Johnson’s snarling Conservatism targets a different nation

Angry times beget angry political parties. The launch of David Cameron’s memoirs reminds readers of the air of optimism which was a central aspect of his Conservative party. As UK premier, he exuded breezy good cheer. Boris Johnson too sees himself as an ebullient optimist. And yet, for now, the prime minister’s party is defined by rage. This is conservatism, not with a smile but a snarl. 

This menacing tone, along with the mendacity and misconduct, has led critics to depict Mr Johnson as a British Donald Trump. David Gauke, the former justice secretary, warned against importing the “Trump style of politics”. Mr Johnson is indeed importing part of the US president’s template.

The Tories gathered for their party conference in Manchester sense a historic opportunity to execute one of the rare pivots that have characterised the party’s success all the way back to Benjamin Disraeli. One nation conservatism now means social liberalism and gentler economics, but in its original version it was about reconnecting the two “economic” nations of England.

Brexit has offered a way for Conservatives to once again woo the small-town, blue-collar, patriotic and northern voters lost by the breezy globalists and economic liberals — and, possibly, a way to break the link between wealth and class and party politics. Both in the policy and in the narrative of the southern liberal political elite, the Tories have, like Mr Trump, found a common enemy and a common victim status. 

This is the prize and the hope. Conservatives are seeing a magical land where troubles melt like lemon drops. It is not so much over the rainbow, as beyond Brexit. There are beyond-Brexit fringe meetings, beyond-Brexit books and speeches. It is a land of huge investment in public services. Matt Hancock, health secretary, has magicked up 40 new hospitals, at least 34 of which turn out to be very much in the planning stage. The conference hall is bedecked with slogans — screaming “focus group approved” — pledging investment in schools, police and the National Health Service. In the land beyond Brexit, it will all be funded by the revenue from free trade and greater productivity. 

You have to feel for Sajid Javid. The new chancellor spends each Christmas rereading Ayn Rand’s libertarian tome The Fountainhead. Now he is being told to borrow like billy-o. For this strategy means moving away from the low public spending values that drew many of today’s Tories into the party. The “Singapore on Sea” vision of a low tax, low regulation economy does not play in places like Crewe. And, as one cabinet member argues, referring to Labour’s high tax and pro-nationalisation policies: “It’s still a lot cheaper than John McDonnell.”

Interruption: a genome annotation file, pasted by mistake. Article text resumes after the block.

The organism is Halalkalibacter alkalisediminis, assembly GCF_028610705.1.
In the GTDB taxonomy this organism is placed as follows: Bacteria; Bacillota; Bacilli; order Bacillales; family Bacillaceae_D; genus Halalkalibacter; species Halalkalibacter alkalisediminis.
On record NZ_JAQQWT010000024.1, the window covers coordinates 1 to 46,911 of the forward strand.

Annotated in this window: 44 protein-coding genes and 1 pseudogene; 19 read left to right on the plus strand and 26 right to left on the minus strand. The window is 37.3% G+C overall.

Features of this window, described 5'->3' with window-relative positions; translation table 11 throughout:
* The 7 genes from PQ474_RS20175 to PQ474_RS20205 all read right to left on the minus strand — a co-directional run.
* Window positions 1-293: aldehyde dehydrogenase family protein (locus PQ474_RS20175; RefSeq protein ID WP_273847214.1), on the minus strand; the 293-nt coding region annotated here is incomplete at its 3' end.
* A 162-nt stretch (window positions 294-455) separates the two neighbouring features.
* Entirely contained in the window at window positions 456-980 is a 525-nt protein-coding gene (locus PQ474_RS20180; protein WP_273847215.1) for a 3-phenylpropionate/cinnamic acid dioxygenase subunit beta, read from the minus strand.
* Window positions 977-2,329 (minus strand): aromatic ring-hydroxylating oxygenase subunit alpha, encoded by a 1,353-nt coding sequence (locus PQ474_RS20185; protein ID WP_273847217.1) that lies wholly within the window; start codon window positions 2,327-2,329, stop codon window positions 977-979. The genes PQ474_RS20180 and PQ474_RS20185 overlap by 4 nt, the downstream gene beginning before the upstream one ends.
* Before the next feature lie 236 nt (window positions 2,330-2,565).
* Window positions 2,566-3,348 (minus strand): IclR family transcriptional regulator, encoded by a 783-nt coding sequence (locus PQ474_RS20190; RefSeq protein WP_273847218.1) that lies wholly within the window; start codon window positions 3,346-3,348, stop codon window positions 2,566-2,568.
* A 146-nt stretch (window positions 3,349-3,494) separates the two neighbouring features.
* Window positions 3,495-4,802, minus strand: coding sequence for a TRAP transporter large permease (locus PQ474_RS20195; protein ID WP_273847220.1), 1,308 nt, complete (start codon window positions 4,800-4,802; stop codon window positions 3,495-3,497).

The Tories’ message is simple: drain the Brexit poison and the healing begins. Money will flow; the anger will ebb away. Park for now the absurdity of the notion that the mere act of leaving the EU will “get Brexit done” when the UK will in fact spend the next decade grappling with the process and consequences. You can see the method here. It also explains the quiescence of the ministerial moderates who have stuck with Mr Johnson, through prorogation, expulsions and the intolerant language. Having hitched themselves to Mr Johnson’s wagon they have no choice but to tell themselves it will all work out. 

Of course the strategy depends on the Tories not making such a hash of Brexit that their newly acquired voters turn on them, which means it depends on getting a deal fast. But you can see the political space they are moving in on. They see a Labour party alienating ordinary aspirational voters with policies such as the abolition of the schools watchdog Ofsted and spy a wedge they can drive between Jeremy Corbyn and working-class voters. Wrap in home secretary Priti Patel’s hardline crime stance and the public service cash and maybe you have a plan. Why else does the chancellor make his showpiece conference announcement a rise in the minimum wage to £10.50 an hour, though not till 2024 and funded by business.For the same reason, Michael Gove told the hall, “we are the real people’s party”.

Yet unlike Tony Blair’s New Labour — the last successful “one nation” government — this mix of patriotism and public services offers few nods to London liberals. The capital whose mayoralty Mr Johnson cites to show his one-nation cred is now a Tory punchbag. Stephen Barclay, Brexit secretary, sneers at the “opinions of the north London few”. The Tories need enemies. Vitriol and recrimination are the ruby slippers to the land beyond Brexit. 

The question is whether they can win back the group against which they have mobilised their new base. This is not only an attempt at Trumpery without Trump but Blairism without Blair. It is not one nation politics to merely substitute one half of the country for the other.

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